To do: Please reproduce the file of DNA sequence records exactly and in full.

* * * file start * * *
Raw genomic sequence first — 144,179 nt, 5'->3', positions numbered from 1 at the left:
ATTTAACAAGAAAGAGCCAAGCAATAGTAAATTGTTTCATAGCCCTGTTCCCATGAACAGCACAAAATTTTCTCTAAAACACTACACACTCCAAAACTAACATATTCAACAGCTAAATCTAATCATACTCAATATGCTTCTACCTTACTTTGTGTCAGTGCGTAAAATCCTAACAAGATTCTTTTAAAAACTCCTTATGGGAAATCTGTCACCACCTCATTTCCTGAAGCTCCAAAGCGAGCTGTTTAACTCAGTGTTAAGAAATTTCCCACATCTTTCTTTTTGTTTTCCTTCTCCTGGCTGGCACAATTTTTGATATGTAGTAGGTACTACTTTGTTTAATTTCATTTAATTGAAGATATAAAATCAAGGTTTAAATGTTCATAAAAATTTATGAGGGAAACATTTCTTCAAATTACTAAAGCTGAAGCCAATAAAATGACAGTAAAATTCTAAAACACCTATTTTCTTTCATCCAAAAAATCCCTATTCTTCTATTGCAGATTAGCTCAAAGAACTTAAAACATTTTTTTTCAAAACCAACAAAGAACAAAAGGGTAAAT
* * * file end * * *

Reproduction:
Raw genomic sequence first — 144,179 nt, 5'->3', positions numbered from 1 at the left:
ATTTAACAAGAAAGAGCCAAGCAATAGTAAATTGTTTCATAGCCCTGTTCCCATGAACAGCACAAAATTTTCTCTAAAACACTACACACTCCAAAACTAACATATTCAACAGCTAAATCTAATCATACTCAATATGCTTCTACCTTACTTTGTGTCAGTGCGTAAAATCCTAACAAGATTCTTTTAAAAACTCCTTATGGGAAATCTGTCACCACCTCATTTCCTGAAGCTCCAAAGCGAGCTGTTTAACTCAGTGTTAAGAAATTTCCCACATCTTTCTTTTTGTTTTCCTTCTCCTGGCTGGCACAATTTTTGATATGTAGTAGGTACTACTTTGTTTAATTTCATTTAATTGAAGATATAAAATCAAGGTTTAAATGTTCATAAAAATTTATGAGGGAAACATTTCTTCAAATTACTAAAGCTGAAGCCAATAAAATGACAGTAAAATTCTAAAACACCTATTTTCTTTCATCCAAAAAATCCCTATTCTTCTATTGCAGATTAGCTCAAAGAACTTAAAACATTTTTTTTCAAAACCAACAAAGAACAAAAGGGTAAAT